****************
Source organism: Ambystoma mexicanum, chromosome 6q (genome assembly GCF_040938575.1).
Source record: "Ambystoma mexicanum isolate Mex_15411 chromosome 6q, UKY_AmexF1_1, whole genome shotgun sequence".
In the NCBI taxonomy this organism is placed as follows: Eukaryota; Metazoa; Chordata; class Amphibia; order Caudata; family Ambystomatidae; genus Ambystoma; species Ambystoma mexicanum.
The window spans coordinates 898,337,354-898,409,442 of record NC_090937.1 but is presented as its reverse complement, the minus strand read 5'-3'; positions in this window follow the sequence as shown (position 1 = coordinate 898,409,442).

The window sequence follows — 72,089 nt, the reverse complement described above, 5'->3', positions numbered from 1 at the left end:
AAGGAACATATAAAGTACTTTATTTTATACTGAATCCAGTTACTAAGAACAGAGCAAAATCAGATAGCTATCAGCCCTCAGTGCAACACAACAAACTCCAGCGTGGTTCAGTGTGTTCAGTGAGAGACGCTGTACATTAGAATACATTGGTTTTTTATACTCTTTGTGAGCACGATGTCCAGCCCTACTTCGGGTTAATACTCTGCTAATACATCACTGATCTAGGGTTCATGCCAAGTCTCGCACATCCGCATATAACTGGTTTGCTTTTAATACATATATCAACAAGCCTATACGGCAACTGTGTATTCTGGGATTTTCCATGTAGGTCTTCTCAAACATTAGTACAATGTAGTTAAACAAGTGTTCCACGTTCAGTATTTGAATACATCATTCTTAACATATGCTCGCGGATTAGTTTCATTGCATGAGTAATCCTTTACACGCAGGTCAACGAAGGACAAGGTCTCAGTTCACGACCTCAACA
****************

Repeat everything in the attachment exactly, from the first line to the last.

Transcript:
Source organism: Ambystoma mexicanum, chromosome 6q (genome assembly GCF_040938575.1).
Source record: "Ambystoma mexicanum isolate Mex_15411 chromosome 6q, UKY_AmexF1_1, whole genome shotgun sequence".
In the NCBI taxonomy this organism is placed as follows: Eukaryota; Metazoa; Chordata; class Amphibia; order Caudata; family Ambystomatidae; genus Ambystoma; species Ambystoma mexicanum.
The window spans coordinates 898,337,354-898,409,442 of record NC_090937.1 but is presented as its reverse complement, the minus strand read 5'-3'; positions in this window follow the sequence as shown (position 1 = coordinate 898,409,442).

The window sequence follows — 72,089 nt, the reverse complement described above, 5'->3', positions numbered from 1 at the left end:
AAGGAACATATAAAGTACTTTATTTTATACTGAATCCAGTTACTAAGAACAGAGCAAAATCAGATAGCTATCAGCCCTCAGTGCAACACAACAAACTCCAGCGTGGTTCAGTGTGTTCAGTGAGAGACGCTGTACATTAGAATACATTGGTTTTTTATACTCTTTGTGAGCACGATGTCCAGCCCTACTTCGGGTTAATACTCTGCTAATACATCACTGATCTAGGGTTCATGCCAAGTCTCGCACATCCGCATATAACTGGTTTGCTTTTAATACATATATCAACAAGCCTATACGGCAACTGTGTATTCTGGGATTTTCCATGTAGGTCTTCTCAAACATTAGTACAATGTAGTTAAACAAGTGTTCCACGTTCAGTATTTGAATACATCATTCTTAACATATGCTCGCGGATTAGTTTCATTGCATGAGTAATCCTTTACACGCAGGTCAACGAAGGACAAGGTCTCAGTTCACGACCTCAACA